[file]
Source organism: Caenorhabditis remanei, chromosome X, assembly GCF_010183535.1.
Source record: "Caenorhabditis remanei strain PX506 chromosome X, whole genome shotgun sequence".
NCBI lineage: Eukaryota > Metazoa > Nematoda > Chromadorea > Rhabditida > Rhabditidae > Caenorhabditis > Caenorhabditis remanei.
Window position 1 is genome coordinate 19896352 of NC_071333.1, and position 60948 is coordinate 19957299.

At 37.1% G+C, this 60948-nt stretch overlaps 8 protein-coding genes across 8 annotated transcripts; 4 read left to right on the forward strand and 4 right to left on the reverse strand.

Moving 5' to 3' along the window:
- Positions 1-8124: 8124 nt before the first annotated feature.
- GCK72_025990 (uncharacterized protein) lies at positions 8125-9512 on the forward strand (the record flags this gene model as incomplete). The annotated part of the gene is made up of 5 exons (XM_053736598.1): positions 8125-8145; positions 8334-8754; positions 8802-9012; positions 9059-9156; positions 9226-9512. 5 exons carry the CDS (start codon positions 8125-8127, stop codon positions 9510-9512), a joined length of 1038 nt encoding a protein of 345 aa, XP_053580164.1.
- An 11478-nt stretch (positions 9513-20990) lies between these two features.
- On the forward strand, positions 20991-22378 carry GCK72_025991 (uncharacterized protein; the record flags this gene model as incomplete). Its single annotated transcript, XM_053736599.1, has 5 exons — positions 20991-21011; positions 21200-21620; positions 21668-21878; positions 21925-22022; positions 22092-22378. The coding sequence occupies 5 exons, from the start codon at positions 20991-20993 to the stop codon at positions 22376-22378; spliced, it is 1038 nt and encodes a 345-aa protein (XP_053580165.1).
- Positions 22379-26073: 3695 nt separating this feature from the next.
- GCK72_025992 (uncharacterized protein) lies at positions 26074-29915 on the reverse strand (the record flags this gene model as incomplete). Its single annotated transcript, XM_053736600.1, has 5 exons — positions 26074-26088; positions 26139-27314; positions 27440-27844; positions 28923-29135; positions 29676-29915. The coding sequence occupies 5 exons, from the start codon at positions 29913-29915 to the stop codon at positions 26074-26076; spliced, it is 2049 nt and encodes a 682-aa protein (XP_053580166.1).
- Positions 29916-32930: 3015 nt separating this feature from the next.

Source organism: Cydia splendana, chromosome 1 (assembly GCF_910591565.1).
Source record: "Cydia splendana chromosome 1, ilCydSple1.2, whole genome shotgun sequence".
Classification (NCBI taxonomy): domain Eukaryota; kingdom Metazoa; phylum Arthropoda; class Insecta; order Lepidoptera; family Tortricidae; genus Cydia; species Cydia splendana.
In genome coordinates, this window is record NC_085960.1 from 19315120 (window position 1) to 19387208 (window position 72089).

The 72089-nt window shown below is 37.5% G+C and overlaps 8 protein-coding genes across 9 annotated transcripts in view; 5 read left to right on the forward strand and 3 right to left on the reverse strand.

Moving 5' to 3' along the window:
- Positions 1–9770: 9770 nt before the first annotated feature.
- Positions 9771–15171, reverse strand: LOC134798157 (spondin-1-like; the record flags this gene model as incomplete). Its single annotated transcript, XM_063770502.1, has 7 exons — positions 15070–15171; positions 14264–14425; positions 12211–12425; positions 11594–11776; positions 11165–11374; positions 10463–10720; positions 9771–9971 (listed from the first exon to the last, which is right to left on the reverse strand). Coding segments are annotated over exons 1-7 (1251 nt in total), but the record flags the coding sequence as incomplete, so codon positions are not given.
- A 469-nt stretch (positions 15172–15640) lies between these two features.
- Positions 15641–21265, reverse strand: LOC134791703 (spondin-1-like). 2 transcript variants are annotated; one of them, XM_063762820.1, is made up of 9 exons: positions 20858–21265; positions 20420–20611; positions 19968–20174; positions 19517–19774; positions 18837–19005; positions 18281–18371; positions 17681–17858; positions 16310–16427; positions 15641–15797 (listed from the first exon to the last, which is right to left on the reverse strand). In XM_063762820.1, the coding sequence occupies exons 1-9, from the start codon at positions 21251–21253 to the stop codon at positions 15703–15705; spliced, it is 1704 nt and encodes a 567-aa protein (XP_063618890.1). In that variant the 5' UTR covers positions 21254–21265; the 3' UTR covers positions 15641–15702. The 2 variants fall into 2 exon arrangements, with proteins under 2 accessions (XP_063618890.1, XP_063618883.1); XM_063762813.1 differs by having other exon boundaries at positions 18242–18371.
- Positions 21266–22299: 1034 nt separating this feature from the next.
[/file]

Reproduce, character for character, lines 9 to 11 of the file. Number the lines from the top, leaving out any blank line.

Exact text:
- An 11478-nt stretch (positions 9513-20990) lies between these two features.
- On the forward strand, positions 20991-22378 carry GCK72_025991 (uncharacterized protein; the record flags this gene model as incomplete). Its single annotated transcript, XM_053736599.1, has 5 exons — positions 20991-21011; positions 21200-21620; positions 21668-21878; positions 21925-22022; positions 22092-22378. The coding sequence occupies 5 exons, from the start codon at positions 20991-20993 to the stop codon at positions 22376-22378; spliced, it is 1038 nt and encodes a 345-aa protein (XP_053580165.1).
- Positions 22379-26073: 3695 nt separating this feature from the next.